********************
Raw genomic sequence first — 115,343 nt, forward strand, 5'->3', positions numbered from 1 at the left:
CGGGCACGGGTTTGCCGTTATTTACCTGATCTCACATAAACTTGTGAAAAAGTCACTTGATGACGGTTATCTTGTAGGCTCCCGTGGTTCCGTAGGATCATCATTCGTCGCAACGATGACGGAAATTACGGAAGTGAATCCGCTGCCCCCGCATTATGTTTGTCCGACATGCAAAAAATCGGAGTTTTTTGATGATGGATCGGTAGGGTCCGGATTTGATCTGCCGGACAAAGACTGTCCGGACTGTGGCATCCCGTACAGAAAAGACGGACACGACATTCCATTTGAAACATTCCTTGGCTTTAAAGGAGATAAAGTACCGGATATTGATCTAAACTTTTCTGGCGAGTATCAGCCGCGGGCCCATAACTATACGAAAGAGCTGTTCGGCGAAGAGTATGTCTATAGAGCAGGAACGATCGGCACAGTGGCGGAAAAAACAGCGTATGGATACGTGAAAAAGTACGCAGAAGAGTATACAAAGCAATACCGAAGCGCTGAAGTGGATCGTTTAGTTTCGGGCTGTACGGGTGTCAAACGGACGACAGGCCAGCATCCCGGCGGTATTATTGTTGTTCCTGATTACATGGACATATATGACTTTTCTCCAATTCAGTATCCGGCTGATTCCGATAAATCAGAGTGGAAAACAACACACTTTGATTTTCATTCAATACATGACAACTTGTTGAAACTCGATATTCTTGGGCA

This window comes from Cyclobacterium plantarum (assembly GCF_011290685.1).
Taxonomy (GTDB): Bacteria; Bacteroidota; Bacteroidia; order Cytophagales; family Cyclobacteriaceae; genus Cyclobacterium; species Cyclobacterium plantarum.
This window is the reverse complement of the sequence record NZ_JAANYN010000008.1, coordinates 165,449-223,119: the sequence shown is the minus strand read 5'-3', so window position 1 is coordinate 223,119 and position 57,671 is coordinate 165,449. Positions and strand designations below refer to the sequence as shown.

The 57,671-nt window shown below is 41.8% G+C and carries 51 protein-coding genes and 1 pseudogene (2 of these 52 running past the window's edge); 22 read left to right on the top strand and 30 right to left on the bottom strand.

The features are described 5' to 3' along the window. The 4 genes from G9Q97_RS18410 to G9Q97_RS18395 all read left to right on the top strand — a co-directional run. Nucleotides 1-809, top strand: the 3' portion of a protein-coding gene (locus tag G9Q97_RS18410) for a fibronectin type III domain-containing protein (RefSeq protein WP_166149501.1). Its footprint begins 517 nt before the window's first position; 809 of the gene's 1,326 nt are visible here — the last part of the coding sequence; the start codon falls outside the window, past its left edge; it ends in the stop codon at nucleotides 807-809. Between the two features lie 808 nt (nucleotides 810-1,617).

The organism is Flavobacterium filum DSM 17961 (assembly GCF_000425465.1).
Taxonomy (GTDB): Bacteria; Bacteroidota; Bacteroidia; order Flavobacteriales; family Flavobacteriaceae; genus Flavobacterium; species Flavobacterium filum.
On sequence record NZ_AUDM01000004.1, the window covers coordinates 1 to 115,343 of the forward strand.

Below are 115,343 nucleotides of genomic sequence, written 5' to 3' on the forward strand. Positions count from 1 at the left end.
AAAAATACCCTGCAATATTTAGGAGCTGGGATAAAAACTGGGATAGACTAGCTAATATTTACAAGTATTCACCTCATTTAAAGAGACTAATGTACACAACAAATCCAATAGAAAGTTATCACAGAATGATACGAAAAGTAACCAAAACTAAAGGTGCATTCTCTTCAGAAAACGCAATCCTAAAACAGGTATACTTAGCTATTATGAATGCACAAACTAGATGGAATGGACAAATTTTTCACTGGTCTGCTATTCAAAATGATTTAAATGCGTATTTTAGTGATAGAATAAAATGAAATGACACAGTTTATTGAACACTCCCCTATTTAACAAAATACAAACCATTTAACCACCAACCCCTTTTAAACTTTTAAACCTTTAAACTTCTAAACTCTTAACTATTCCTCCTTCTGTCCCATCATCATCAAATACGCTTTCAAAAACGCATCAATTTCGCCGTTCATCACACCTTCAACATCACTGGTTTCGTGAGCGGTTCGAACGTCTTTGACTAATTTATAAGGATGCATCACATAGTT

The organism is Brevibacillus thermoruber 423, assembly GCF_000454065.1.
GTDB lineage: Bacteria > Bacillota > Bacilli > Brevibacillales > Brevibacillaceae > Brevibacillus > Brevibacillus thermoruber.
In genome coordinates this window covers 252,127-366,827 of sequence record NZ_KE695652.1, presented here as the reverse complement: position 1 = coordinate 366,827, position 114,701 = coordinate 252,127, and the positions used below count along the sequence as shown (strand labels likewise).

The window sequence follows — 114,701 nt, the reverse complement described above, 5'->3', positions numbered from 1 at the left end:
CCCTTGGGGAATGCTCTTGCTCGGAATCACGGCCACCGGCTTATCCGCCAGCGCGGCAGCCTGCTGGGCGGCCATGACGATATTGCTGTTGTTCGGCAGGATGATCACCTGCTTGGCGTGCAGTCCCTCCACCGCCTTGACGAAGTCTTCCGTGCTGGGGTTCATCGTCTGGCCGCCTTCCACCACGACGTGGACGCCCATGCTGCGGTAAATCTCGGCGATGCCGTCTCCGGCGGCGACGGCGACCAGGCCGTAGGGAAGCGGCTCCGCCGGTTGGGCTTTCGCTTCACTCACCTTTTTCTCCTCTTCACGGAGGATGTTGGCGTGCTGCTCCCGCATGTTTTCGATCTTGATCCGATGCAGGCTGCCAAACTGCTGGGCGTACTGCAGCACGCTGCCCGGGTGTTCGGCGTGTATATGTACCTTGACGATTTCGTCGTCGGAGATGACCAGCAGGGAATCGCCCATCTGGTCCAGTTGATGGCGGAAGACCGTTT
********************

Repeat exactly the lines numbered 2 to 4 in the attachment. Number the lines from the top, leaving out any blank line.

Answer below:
CGGGCACGGGTTTGCCGTTATTTACCTGATCTCACATAAACTTGTGAAAAAGTCACTTGATGACGGTTATCTTGTAGGCTCCCGTGGTTCCGTAGGATCATCATTCGTCGCAACGATGACGGAAATTACGGAAGTGAATCCGCTGCCCCCGCATTATGTTTGTCCGACATGCAAAAAATCGGAGTTTTTTGATGATGGATCGGTAGGGTCCGGATTTGATCTGCCGGACAAAGACTGTCCGGACTGTGGCATCCCGTACAGAAAAGACGGACACGACATTCCATTTGAAACATTCCTTGGCTTTAAAGGAGATAAAGTACCGGATATTGATCTAAACTTTTCTGGCGAGTATCAGCCGCGGGCCCATAACTATACGAAAGAGCTGTTCGGCGAAGAGTATGTCTATAGAGCAGGAACGATCGGCACAGTGGCGGAAAAAACAGCGTATGGATACGTGAAAAAGTACGCAGAAGAGTATACAAAGCAATACCGAAGCGCTGAAGTGGATCGTTTAGTTTCGGGCTGTACGGGTGTCAAACGGACGACAGGCCAGCATCCCGGCGGTATTATTGTTGTTCCTGATTACATGGACATATATGACTTTTCTCCAATTCAGTATCCGGCTGATTCCGATAAATCAGAGTGGAAAACAACACACTTTGATTTTCATTCAATACATGACAACTTGTTGAAACTCGATATTCTTGGGCA

This window comes from Cyclobacterium plantarum (assembly GCF_011290685.1).
Taxonomy (GTDB): Bacteria; Bacteroidota; Bacteroidia; order Cytophagales; family Cyclobacteriaceae; genus Cyclobacterium; species Cyclobacterium plantarum.